INTRODUCTION TO PSYCHOLOGICAL RESEARCH 10
Introductionto psychological research
Introductionto psychological research
Abstract: Inthis study, we used two people who we knew to calculate 51-mathproblem while they were beingtimed.The 51 problemsincluded addition, subtraction, and multiplication problems, and itwould have to bedonein order. The two participants had to be at least 16 years old. Wemeasured their age, their gender, the completion of time that theytook in seconds, and the number of incorrect problems that they had.As a class, we then listed our results from the participants to seethe correlation. The t-test shows the relationship from ‘task A’and ‘taskB.’ Everyday life requires frequent shifts between cognitive tasks.
Variouspsychological studies have shown that different indicators come inhandy in making people efficient at handling different tasks. Some ofthese tasks are such as mathematical problems. These problemscould include but not limited to addition, subtraction andmultiplication (Monsell, 2003). About this aspect, it is highlynormalto find two groups of people bearing different characteristics havingvaried levels of performance while handling these mathematicalproblems. As such, the process of task switching is normallyaffected, given the fact people find it easy to carry out some dutieswhile at the same time, others appear to be quite daunting for them.
Theone element that, thus, comes into play is that of voluntary control.This analogy refers to a situation where people find themselves doingthings that they did not intendto do while at the same timeend up not doing the things that they expectedto do (Rosen,Lim, Carrier, & Cheever, 2011).Psychologists attach this to different factors among them the levelof knowledge and information that such people have before doing suchduties (Monsell, 2003). In most instances, the more an individual isinformed regarding a given subjectthebetter such an individual will be at handling a problem related tothe same (Rosen,etal.,2011).The ability of people to carry out proper task-switching is alsorelatedto some sub-sets that are within the human brain. These are such asthe perpetual, the motoric and the semantic capabilities. Thesevariables represent the way information isstoredin the brain (Monsell, & Driver, 2000). To bring out a betterperspective, an individual who has a well enhanced motoric capabilitywill be good at handling arithmetic problems while the one with goodsemantic abilities will flourish in linguisticsubjects. Therefore, whereby a person who is motorically good butsemantically challenged attempts to pick on linguistictopics, he may end up performing quite dismally.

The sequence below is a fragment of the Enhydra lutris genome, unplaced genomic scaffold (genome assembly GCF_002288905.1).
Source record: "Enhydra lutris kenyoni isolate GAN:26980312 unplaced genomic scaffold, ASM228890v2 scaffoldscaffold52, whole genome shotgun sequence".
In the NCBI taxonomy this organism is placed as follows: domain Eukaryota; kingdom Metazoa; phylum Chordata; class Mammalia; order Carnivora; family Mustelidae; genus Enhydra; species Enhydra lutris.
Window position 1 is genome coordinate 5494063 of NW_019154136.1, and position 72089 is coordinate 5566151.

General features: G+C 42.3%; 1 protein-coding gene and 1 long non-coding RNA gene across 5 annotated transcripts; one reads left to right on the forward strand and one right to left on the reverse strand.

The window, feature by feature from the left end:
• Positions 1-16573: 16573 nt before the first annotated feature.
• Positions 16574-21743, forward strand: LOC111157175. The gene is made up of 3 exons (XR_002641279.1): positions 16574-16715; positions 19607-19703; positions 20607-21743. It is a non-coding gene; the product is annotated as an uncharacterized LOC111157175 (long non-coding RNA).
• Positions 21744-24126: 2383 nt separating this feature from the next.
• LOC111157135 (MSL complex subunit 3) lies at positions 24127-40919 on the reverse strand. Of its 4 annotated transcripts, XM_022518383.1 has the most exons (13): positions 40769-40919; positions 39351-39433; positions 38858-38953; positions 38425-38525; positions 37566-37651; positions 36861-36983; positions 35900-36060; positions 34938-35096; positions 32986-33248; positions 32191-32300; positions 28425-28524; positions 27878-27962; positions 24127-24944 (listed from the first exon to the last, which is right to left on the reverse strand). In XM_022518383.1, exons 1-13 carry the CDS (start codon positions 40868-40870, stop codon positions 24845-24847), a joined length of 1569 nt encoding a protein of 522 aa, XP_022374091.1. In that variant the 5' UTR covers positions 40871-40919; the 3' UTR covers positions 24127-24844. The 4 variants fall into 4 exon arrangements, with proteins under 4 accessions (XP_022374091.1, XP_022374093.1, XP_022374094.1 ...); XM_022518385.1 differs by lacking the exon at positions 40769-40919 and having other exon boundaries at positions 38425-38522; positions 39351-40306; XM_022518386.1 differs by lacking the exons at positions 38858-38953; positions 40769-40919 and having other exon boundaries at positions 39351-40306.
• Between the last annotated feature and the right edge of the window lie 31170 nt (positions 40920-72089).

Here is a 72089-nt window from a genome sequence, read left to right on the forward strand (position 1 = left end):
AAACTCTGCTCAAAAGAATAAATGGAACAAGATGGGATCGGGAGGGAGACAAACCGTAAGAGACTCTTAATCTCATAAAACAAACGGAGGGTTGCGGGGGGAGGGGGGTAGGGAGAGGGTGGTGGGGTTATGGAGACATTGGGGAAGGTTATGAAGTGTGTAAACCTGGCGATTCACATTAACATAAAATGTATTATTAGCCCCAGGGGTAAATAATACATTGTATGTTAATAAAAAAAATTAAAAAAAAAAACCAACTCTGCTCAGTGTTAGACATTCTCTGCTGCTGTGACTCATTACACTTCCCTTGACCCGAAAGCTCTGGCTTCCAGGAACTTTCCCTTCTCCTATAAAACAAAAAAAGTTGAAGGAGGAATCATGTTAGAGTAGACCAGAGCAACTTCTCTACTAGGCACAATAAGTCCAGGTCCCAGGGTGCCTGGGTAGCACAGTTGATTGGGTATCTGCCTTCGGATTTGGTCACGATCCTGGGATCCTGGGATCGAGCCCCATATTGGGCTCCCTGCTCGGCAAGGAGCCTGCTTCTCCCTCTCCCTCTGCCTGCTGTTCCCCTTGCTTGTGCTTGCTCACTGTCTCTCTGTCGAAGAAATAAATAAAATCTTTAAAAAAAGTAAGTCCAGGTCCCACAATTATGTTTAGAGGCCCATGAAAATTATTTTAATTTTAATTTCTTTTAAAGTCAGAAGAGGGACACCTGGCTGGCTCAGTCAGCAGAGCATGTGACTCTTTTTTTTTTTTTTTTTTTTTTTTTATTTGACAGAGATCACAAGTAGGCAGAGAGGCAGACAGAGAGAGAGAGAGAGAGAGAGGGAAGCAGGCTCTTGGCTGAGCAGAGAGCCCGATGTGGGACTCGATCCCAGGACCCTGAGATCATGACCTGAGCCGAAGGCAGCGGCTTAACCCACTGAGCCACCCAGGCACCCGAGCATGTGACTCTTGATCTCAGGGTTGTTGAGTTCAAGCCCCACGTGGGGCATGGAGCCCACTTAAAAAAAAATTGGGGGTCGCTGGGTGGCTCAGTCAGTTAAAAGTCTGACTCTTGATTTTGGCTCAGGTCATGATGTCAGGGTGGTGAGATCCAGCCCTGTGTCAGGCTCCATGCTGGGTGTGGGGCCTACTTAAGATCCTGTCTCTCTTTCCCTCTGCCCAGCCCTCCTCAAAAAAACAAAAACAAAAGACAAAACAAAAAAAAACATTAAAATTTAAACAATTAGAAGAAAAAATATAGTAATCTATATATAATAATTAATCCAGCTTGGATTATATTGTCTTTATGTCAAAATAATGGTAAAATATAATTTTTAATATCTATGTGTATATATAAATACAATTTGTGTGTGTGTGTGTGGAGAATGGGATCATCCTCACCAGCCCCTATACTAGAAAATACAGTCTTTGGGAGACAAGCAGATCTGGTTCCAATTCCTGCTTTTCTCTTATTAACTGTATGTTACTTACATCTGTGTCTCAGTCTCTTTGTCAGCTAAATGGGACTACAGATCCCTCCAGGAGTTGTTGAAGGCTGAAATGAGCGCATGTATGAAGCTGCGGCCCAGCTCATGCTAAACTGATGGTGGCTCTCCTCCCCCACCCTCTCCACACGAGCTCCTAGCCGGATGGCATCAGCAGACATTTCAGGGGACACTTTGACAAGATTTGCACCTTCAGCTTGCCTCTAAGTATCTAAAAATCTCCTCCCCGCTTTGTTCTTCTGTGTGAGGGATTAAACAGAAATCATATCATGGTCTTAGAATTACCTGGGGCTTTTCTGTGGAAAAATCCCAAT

Fromthe views established, it is evident that the process of carrying outsome duties is not voluntary after all and islargely based onsome factors that could be beyond the control of people. Itis, however, important to point out thatsome people are better placed regarding their mental capabilities inthat they can handle some tasks quite well. This situation is broughtabout by the genetic make-up of such people. These people also findit quite easy to switch from one task to another with an equal rateand efficiency of performance.
Anotherfactor that influences task switching is that of sex. Mostpsychologists have come to an agreement that women are moreresponsive to task switching compared to their male counterparts((Kiesel, Steinhauser, Wendt, Falkenstein, Jost, Philipp, & Koch,2010). They are, therefore, able to shift from one task that requiresa given form of cognitive ability straight to another that needs anentirely different one.This variance in ability to handle different tasks in closesuccession is as a result of the difference in the make-up and use ofthe brain capacities between the two sexes. For instance, it isestablished that women use the left hemisphere of their brain whilethe males use the right hemisphere. The left hemisphere is the onewith the ability to provide a chance of multi-tasking amongindividuals.
Changingthe activities that people do has an advantage in that it enablesthem to have anentirely different environmentand have an opportunity to unwind and rejuvenate. Such people avoidthe boredom that isassociatedwith doing the same activity over and over again. In the long, run,the level of concentration of such people is usually well enhanced.There is, however, a problem that isassociatedwith the situation. Thisproblem is becausewhile a given group of peoplemay be found to be good at multi-tasking, they end up lacking theability to specialize and perfect their skills. As a result, malesare more prone to being experts in certain topics compared to thefemales because they end up spending longperiodsperfectingsuch activities over and over again.